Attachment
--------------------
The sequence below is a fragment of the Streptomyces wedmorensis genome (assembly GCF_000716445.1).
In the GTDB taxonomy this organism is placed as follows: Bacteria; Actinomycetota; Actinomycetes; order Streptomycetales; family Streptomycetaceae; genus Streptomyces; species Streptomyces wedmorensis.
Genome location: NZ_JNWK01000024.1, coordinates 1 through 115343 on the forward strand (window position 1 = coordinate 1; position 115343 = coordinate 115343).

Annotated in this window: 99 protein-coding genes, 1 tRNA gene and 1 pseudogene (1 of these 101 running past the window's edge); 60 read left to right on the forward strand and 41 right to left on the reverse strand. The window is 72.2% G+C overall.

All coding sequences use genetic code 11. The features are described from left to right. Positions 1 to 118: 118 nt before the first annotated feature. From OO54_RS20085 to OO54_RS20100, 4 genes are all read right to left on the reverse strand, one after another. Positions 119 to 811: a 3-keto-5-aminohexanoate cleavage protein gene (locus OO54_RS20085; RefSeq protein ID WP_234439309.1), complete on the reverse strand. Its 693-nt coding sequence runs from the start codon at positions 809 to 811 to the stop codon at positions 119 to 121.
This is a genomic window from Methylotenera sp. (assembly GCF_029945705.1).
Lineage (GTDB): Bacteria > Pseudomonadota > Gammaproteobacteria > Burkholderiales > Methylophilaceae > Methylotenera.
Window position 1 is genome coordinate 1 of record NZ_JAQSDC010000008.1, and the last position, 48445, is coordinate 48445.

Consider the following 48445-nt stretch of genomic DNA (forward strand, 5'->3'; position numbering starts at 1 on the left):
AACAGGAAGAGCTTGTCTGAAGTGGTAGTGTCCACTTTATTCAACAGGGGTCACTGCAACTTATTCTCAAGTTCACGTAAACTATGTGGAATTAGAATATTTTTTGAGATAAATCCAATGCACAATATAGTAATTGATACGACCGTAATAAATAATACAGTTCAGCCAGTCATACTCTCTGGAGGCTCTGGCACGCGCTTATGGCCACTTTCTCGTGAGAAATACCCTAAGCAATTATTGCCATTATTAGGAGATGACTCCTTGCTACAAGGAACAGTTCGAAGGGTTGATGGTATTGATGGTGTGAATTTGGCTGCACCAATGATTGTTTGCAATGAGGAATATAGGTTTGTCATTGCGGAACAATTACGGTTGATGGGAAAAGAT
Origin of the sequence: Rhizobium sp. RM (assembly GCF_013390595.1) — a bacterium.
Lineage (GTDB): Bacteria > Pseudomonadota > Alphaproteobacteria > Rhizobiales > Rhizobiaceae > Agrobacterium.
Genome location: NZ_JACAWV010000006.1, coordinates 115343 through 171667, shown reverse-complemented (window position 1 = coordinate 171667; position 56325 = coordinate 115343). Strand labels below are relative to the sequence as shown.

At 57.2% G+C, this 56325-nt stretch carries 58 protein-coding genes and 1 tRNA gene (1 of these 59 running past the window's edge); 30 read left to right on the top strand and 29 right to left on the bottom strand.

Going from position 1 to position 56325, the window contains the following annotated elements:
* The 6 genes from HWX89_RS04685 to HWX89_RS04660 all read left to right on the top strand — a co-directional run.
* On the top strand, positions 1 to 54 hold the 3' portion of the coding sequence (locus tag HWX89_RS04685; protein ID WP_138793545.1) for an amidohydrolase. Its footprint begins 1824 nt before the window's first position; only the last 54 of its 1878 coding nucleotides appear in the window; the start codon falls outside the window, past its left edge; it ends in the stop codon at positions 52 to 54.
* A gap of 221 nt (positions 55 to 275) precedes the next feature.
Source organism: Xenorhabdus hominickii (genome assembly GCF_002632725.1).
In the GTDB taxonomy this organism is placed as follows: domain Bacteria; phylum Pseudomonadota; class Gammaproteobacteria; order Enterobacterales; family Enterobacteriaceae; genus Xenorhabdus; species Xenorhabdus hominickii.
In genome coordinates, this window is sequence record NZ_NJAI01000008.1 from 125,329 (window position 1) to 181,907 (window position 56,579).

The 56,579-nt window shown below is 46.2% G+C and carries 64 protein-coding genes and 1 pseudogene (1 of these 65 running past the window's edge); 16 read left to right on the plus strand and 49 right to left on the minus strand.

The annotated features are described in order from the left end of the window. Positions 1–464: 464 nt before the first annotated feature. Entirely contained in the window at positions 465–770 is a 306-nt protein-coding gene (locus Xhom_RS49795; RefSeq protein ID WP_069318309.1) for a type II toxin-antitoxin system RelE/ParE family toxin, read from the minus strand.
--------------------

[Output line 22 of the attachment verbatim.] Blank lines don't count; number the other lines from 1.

The 56,579-nt window shown below is 46.2% G+C and carries 64 protein-coding genes and 1 pseudogene (1 of these 65 running past the window's edge); 16 read left to right on the plus strand and 49 right to left on the minus strand.